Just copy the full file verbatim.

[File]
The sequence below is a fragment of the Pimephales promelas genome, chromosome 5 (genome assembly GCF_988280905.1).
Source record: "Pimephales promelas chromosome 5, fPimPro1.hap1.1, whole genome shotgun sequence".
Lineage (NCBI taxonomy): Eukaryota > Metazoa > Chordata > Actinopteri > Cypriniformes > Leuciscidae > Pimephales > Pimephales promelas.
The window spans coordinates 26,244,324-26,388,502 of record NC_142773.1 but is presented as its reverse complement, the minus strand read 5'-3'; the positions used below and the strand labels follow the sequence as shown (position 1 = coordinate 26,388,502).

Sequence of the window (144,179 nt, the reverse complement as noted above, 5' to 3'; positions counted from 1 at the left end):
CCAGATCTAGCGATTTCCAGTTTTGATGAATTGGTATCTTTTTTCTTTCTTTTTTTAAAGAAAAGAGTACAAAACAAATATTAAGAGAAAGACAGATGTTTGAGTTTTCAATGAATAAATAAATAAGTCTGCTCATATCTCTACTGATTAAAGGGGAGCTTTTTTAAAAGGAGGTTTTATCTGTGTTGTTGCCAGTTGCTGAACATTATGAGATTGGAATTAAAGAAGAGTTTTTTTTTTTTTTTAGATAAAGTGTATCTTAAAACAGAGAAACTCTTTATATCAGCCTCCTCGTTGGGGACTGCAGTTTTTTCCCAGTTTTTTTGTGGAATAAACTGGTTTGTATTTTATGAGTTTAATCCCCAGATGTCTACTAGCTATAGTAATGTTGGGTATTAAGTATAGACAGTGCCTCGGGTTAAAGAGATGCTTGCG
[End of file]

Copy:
The sequence below is a fragment of the Pimephales promelas genome, chromosome 5 (genome assembly GCF_988280905.1).
Source record: "Pimephales promelas chromosome 5, fPimPro1.hap1.1, whole genome shotgun sequence".
Lineage (NCBI taxonomy): Eukaryota > Metazoa > Chordata > Actinopteri > Cypriniformes > Leuciscidae > Pimephales > Pimephales promelas.
The window spans coordinates 26,244,324-26,388,502 of record NC_142773.1 but is presented as its reverse complement, the minus strand read 5'-3'; the positions used below and the strand labels follow the sequence as shown (position 1 = coordinate 26,388,502).

Sequence of the window (144,179 nt, the reverse complement as noted above, 5' to 3'; positions counted from 1 at the left end):
CCAGATCTAGCGATTTCCAGTTTTGATGAATTGGTATCTTTTTTCTTTCTTTTTTTAAAGAAAAGAGTACAAAACAAATATTAAGAGAAAGACAGATGTTTGAGTTTTCAATGAATAAATAAATAAGTCTGCTCATATCTCTACTGATTAAAGGGGAGCTTTTTTAAAAGGAGGTTTTATCTGTGTTGTTGCCAGTTGCTGAACATTATGAGATTGGAATTAAAGAAGAGTTTTTTTTTTTTTTTAGATAAAGTGTATCTTAAAACAGAGAAACTCTTTATATCAGCCTCCTCGTTGGGGACTGCAGTTTTTTCCCAGTTTTTTTGTGGAATAAACTGGTTTGTATTTTATGAGTTTAATCCCCAGATGTCTACTAGCTATAGTAATGTTGGGTATTAAGTATAGACAGTGCCTCGGGTTAAAGAGATGCTTGCG